SAN ANTONIO -- Tim Duncan, Manu Ginobili and Tony Parker, the winningest trio in NBA postseason history, shared hugs.
Players wrapped themselves in flags from around world, a reminder that the San Antonio Spurs look far beyond the border to build champions, as confetti fell from above.
Painfully denied 12 months ago by the Miami Heat, this victory party was worth the wait.
"It makes last year OK," Duncan said.
The Spurs finished off a dominant run to their fifth NBA championship Sunday night, ending the Heat's two-year title reign with a 104-87 victory that wrapped up the series in five games.
"We had a great first quarter, but from that point on they were the better team, and that's why they're the champions in 2014," said LeBron James, who led the Heat with 31 points and 10 rebounds.
San Antonio erased an early 16-point deficit and routed Miami for the fourth time in the series, denying the Heat's quest for a third straight championship. A year after the Spurs suffered their only loss in six finals appearances - a heartbreaking seven-game defeat - they turned the rematch into no match at all.
"We wanted to redeem ourselves. I'm just glad we were able to do that," Parker said.
"They didn't just claim this championship; they tore it from Miami's lifeless fingers with three consecutive annihilations to punctuate the loudest, most heartfelt note of this dynasty," writes CBSSports.com NBA Insider Ken Berger. "It's a dynasty that might not be over, one that may very well have more life left than the one in Miami that the Spurs just demolished."
CBS San Antonio affiliate KENS-TV put it simply, saying, "Redemption is sweet."
The station sent reporters throughout the city to tell about the celebrations after the game.
Finals MVP Kawhi Leonard had 22 points and 10 rebounds for the Spurs, who added this title to the ones they won in 1999, 2003, '05 and '07. They nearly had another last year, but couldn't hold off the Heat.
"I've said many times, a day didn't go by where I didn't think about Game 6," Spurs coach Gregg Popovich said of the turning point in last year's finals. "So I think, just in general, for the group to have the fortitude that they showed to get back to this spot, I think speaks volumes about how they're constituted and what kind of fiber they have."
Not to mention tons of talent, and perhaps the best coaching in the game.
"They played exquisite basketball this series and in particular these last three games and they are the better team. There's no other way to say it," Heat coach Erik Spoelstra said.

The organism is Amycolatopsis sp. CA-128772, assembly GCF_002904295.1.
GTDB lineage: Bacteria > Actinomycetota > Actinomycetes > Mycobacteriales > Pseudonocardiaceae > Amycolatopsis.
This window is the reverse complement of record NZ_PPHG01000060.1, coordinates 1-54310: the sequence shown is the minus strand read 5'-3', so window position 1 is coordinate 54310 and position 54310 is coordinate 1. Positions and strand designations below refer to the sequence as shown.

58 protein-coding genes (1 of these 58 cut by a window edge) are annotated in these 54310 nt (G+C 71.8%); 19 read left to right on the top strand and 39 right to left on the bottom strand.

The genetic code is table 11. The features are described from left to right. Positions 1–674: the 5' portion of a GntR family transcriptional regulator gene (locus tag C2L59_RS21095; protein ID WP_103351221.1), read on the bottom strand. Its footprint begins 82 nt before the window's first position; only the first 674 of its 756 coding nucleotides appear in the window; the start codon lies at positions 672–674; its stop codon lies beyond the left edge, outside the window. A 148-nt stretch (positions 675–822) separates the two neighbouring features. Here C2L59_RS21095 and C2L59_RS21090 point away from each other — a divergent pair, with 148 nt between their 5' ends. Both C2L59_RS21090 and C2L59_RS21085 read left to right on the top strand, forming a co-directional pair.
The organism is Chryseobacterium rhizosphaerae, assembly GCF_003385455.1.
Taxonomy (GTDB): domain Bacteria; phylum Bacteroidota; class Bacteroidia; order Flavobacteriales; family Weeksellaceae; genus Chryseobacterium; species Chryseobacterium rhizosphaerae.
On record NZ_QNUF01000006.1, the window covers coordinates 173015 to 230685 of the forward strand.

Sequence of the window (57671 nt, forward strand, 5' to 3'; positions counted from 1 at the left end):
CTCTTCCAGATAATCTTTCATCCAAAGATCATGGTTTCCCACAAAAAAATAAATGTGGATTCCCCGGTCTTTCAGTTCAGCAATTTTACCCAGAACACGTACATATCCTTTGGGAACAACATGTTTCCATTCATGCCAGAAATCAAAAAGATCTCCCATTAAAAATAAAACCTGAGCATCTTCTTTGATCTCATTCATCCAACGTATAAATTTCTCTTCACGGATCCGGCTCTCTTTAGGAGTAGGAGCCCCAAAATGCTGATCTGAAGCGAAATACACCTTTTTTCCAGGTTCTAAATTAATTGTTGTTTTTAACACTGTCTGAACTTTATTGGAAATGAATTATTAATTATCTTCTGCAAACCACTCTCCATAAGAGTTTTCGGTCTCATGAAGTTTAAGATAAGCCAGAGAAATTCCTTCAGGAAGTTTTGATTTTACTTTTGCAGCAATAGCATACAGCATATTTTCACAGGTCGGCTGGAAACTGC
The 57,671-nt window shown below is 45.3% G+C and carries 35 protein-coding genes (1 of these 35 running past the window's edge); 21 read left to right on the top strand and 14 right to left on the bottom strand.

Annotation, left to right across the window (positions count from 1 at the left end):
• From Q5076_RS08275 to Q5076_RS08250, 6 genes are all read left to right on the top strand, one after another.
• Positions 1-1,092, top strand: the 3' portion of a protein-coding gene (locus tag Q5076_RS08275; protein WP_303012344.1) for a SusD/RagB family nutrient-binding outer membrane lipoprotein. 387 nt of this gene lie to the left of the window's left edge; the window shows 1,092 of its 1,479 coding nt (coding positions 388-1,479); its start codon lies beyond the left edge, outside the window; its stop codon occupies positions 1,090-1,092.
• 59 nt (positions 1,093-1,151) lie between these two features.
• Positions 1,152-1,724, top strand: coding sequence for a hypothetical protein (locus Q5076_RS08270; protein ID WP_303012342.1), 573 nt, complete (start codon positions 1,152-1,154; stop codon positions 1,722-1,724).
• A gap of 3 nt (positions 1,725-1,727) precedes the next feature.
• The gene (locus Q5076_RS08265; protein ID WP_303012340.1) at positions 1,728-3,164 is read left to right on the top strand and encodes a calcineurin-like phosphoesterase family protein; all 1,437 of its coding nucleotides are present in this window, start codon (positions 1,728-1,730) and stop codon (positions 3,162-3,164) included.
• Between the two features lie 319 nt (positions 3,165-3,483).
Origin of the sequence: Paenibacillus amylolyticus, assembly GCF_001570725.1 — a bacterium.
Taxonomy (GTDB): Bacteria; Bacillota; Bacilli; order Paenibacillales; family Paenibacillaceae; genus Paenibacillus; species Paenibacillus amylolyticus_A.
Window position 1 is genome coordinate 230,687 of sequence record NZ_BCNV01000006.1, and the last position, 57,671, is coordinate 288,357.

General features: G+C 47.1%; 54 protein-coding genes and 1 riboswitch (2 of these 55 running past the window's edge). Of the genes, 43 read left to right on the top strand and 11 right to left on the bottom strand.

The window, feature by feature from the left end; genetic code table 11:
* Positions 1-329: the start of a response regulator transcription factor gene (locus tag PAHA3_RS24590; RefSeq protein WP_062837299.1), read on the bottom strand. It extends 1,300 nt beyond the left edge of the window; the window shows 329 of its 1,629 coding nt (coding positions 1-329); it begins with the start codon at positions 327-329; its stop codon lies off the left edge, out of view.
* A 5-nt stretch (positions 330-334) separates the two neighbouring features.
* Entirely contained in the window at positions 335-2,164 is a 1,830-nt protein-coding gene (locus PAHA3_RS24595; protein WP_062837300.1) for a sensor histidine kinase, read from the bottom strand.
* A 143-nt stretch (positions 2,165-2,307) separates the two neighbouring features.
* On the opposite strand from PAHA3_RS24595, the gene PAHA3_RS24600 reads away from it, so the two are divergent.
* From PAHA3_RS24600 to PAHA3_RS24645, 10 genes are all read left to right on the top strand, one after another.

The Spurs won four titles in nine years, but hadn't been back on top since 2007, making Foreigner's "Feels Like the First Time" an appropriate song choice after the final buzzer.
Duncan and Popovich have been here for all of them, and it was the fourth for Parker and Ginobili, who with Duncan are once again the reigning the Big Three in the NBA.
Chris Bosh finished with 13 points and Dwyane Wade just 11 on 4-of-12 shooting for the Heat.
The painful conclusion to last year's NBA Finals served as the fuel for this one, powering the Spurs to a league-best 62-win season and a rematch with Miami - the first in the finals since Chicago beat Utah in 1997-98.
Round 2 went to the Spurs, but both teams have challenges to navigate if there is to be a rubber match.
San Antonio will face questions - as it has for years - about the age of its core, and whether Duncan, Ginobili and Popovich want to stick around. The Heat will brace for the potential free agency of James, Wade and Bosh, and will need younger, fresher pieces around the three All-Stars if they all stay.
But this moment belonged to the Spurs.
Playing a methodical, albeit winning, style for many years made San Antonio respected, but never beloved. The Spurs were TV ratings killers, casual viewers finding them not much fun to watch.
But Popovich opened up the offense a few years ago, making the Spurs an easy-to-like, tough-to-beat group that thrives on ball movement and 3-point shooting.
"You showed the world how beautiful this game is," Commissioner Adam Silver told the Spurs during the postgame award ceremony.
A decade and a half after winning their first title in 1999, when Duncan was in his second season, the Spurs remain the NBA's model organization, a small-market team that simply wins big and hardly ever does it with a high draft pick. Instead, they found players overseas or in other organizations who would fit the Spurs' way of doing things and mesh with the Duncan, Parker and Ginobili, who have teamed for 117 postseason victories.
That included Leonard, acquired in a draft-night trade with Indiana after playing at San Diego State, and Patty Mills, an Australian national who scored 17 points off the bench.
In the end, the Spurs made winning their fifth title look stunningly easy - much to the delight of the home crowd. After the slow start, they had their fans standing, chanting and dancing much of the second half.